© 2024 Western New York Public Broadcasting Association

140 Lower Terrace
Buffalo, NY 14202

Mailing Address:
Horizons Plaza P.O. Box 1263
Buffalo, NY 14240-1263

Buffalo Toronto Public Media | Phone 716-845-7000
WBFO Newsroom | Phone: 716-845-7040
Your NPR Station
Play Live Radio
Next Up:
0:00 0:00
Available On Air Stations
Donate Today Banner

It's bear - yes, bear - season in WNY

It is that time of year when mother bears kick their young male cubs out of the family cave. Western New Yorkers are being warned, you may see one looking for new territory to claim as his own.

Those wandering young bears are a familiar problem in much of the region and they are occasionally wandering far enough that one was killed in downtown Buffalo a few years ago. New York State Department of Environmental Conservation Regional Wildlife Manager Ken Baginski said the mothers kick the young males out of the way so they can raise new cubs, usually born in their dens.

He said the number and range of former farms that are now overgrown with trees and plants are ideal for the young bears looking for a new home. Baginski said they are not just in the Allegany State Park area anymore, but have wandered to the shores of Lake Ontario.

"The last two years or three years, we have had bears taken in Southern Erie County, but that's just one, like one a year," he said. "Nothing in Niagara County yet, but we do get pretty credible reports on an annual basis, at least the last few years, of bears in Niagara County."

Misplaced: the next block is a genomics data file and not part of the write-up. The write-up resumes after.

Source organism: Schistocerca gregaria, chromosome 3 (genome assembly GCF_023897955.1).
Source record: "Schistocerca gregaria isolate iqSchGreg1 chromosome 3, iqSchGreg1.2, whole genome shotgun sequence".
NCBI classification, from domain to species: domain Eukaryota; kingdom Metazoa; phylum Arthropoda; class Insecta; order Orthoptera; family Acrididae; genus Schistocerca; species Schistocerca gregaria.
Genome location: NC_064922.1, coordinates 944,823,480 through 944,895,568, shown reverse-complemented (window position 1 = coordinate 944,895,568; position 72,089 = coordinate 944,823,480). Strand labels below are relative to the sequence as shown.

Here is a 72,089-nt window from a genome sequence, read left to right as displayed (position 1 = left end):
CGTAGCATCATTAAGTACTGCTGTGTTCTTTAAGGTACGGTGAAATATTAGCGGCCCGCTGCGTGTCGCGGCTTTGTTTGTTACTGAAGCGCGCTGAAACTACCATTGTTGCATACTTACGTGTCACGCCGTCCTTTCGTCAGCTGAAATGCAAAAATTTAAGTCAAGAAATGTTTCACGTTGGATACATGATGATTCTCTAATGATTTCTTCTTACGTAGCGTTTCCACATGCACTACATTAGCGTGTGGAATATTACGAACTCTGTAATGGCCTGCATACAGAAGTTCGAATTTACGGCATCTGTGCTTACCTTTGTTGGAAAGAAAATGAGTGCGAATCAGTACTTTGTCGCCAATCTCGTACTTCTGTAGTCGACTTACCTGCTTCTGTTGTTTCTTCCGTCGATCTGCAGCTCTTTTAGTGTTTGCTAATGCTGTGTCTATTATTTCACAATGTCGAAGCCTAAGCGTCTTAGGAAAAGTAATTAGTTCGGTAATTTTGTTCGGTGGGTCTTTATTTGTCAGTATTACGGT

Baginski said that is why bear hunting is now allowed across Upstate New York, not just in traditional bear areas.

He said it is not clear how many bears there are in Western New York and there is a research effort with Cornell University to find out, but the best guess is there are around 1,000 black bears in the region. That is why people are being told to be careful, do not leave food or garbage in unsealed containers, including bird or pet food.

"Get a photo, but don't do anything to attract the bears in," he said. "You shouldn't be putting food out to 'em. You should be keeping your trash cleaned up and secured. Bears spend most of their time looking for food, so they're going to be wherever they can find that food source, an easy food source, that's what they are going to search out."

Mike Desmond is one of Western New York’s most experienced reporters, having spent nearly a half-century covering the region for newspapers, television stations and public radio. He has been with WBFO and its predecessor, WNED-AM, since 1988. As a reporter for WBFO, he has covered literally thousands of stories involving education, science, business, the environment and many other issues. Mike has been a long-time theater reviewer for a variety of publications and was formerly a part-time reporter for The New York Times.